Erika, I personally have avoided wats where senior monastics have actively advocated against Bhikkhuni ordination. For me, it’s more than just a difference of opinion on a subject that has a good faith split of opinion. To me, the evidence in favor of the importance and Vinaya legality of Bhikkhuni ordinations is no longer seriously in question. Monks that still actively argue against giving women equal standing in the Sangha do not get my support (rather, I have written with some contempt for these monks) , and I tend to ignore their Dhamma talks as I feel that no matter the quality of the content of the talk, the quality of the heart and mind of the ajahn is suspect, to me.
Some wats that I have visited cannot actively advocate in favor of Bhikkhuni ordination due to the strong connections that some have with, for example, the Thai Sangha. In one case, a wat in the west with monastics that I deeply admire and respect kind of stayed silent on the issue, but in the actual wat, on the kitchen wall, there was an entire wall devoted to information and support for a local Bhikkhuni monastery. I believe these good and honorable monks were trying to walk a fine line between publicly risking offense from the Thai Sangha, and also actively supporting and encouraging their monastic sisters. I always felt their hearts and minds were in the right place, and I supported them.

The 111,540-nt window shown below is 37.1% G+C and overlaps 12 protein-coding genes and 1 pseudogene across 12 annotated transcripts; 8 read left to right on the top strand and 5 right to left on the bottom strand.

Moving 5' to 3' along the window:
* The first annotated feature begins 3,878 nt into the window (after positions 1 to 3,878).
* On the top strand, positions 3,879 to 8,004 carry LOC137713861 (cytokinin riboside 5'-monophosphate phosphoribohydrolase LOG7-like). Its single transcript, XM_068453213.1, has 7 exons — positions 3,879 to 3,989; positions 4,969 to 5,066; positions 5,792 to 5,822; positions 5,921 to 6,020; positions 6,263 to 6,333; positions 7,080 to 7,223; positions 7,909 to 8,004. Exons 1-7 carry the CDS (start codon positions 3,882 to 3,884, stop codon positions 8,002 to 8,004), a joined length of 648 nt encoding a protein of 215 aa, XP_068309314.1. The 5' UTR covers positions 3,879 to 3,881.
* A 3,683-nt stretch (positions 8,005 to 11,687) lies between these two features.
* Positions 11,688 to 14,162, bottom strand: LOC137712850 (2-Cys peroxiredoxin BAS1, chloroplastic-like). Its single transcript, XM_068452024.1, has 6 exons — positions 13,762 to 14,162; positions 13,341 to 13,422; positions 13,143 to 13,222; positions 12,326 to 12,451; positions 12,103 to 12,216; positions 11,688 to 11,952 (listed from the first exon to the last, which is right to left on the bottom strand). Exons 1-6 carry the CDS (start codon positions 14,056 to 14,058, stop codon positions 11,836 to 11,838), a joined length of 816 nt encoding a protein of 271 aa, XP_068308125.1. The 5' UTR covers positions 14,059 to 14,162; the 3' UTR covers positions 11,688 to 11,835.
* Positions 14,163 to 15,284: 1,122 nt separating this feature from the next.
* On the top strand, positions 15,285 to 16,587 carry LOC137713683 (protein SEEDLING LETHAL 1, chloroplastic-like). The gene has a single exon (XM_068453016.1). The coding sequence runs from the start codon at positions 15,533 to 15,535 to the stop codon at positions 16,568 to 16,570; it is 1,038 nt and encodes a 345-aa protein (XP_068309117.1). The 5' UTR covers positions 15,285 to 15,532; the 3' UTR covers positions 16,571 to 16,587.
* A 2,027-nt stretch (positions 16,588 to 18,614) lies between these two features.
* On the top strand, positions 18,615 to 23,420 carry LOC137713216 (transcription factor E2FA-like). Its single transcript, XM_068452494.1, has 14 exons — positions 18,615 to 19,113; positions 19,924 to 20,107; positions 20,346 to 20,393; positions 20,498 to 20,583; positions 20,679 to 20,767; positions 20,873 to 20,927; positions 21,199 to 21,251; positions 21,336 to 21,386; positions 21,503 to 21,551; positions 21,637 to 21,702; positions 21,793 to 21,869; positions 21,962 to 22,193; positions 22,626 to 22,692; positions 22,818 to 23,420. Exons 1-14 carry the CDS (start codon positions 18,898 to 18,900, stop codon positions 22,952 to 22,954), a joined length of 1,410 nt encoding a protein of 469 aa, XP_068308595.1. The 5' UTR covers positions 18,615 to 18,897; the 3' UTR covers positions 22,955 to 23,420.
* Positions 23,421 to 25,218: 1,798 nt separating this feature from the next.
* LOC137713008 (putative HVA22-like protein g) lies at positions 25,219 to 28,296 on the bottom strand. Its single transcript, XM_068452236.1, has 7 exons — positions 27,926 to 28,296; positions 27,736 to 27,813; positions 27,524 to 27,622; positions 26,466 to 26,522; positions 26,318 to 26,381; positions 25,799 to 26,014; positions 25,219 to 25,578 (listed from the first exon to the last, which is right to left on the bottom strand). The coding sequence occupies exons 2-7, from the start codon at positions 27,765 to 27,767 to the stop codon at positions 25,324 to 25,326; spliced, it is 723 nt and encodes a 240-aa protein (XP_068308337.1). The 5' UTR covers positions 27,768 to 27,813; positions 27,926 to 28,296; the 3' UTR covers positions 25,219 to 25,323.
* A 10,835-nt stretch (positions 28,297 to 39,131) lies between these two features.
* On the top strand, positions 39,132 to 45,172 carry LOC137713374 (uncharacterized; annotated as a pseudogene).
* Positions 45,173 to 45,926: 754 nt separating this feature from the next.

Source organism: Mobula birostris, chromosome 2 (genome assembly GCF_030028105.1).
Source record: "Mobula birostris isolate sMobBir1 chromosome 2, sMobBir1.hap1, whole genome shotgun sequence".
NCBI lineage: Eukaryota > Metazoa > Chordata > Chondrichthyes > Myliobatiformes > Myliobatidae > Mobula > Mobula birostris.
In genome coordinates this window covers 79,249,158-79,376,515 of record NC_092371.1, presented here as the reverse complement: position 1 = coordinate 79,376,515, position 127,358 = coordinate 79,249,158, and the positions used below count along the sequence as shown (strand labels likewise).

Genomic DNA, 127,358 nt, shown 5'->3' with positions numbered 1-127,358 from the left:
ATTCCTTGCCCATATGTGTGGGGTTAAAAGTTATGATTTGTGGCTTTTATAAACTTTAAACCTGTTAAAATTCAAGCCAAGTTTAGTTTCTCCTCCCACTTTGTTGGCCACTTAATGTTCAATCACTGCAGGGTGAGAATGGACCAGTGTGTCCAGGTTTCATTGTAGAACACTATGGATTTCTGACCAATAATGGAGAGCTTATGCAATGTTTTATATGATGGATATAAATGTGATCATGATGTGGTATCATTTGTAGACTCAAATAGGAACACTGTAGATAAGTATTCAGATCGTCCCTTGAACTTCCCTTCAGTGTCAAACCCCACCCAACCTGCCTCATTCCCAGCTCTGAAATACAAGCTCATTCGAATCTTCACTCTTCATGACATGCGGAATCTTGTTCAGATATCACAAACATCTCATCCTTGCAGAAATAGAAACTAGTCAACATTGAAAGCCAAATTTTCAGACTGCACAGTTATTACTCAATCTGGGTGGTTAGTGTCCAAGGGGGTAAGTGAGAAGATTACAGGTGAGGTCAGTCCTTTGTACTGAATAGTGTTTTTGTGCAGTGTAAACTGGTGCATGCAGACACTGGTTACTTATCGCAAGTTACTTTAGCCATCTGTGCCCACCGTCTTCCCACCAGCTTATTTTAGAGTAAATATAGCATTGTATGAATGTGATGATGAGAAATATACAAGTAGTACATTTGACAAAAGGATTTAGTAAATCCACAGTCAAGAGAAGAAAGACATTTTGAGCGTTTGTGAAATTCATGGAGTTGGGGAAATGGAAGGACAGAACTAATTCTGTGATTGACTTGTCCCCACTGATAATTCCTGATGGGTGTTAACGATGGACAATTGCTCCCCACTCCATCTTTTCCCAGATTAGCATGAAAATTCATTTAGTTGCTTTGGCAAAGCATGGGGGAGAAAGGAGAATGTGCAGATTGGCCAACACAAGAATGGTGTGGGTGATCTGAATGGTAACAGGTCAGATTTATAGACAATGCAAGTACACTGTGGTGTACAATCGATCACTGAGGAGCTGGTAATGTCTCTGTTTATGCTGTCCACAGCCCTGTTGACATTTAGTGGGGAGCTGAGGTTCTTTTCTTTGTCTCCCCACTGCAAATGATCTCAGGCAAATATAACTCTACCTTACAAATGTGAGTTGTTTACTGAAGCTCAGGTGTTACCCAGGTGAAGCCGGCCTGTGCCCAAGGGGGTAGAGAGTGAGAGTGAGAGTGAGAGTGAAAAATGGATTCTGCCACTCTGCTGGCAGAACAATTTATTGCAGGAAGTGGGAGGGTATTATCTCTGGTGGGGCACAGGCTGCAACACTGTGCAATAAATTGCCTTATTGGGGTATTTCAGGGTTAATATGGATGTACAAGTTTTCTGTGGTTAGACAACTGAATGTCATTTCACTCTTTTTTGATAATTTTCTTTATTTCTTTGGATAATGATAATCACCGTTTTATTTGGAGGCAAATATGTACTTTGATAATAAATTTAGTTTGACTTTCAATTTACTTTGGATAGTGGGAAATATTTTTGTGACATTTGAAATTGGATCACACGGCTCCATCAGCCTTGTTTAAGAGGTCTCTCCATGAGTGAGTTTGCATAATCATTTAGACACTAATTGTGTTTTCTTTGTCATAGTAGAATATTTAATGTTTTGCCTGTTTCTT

I also feel that within any given wat, with some exceptions, you will find many monks that personally support Bhikkhuni ordination. Within these wats there might be a wealth of wisdom, compassion, and goodwill that would be a shame to miss, simply due to a single (critical) issue facing Theravada and Forest monasticism. Even in Thailand, I was wrong some years ago to kind of dismiss the Thai Sangha in a blanket fashion for not supporting Bhikkhunis, but I was corrected to appreciate and then understood that many monastics in Thailand support Bhikkhuni ordination, and do so more or less in a polite and discrete Thai way.
I’ve mentioned this anecdote before, but recall again an old story concerning Ajahn Chah. On one Buddha Day at WPP, the lay supporters all brought meal dana for the male monastics, and forgot about the Mae chee แม่ชี . Ajahn Chah had a senior Mae chee deliver the Dhamma talk that day, seemingly to send a strong message to the lay folk.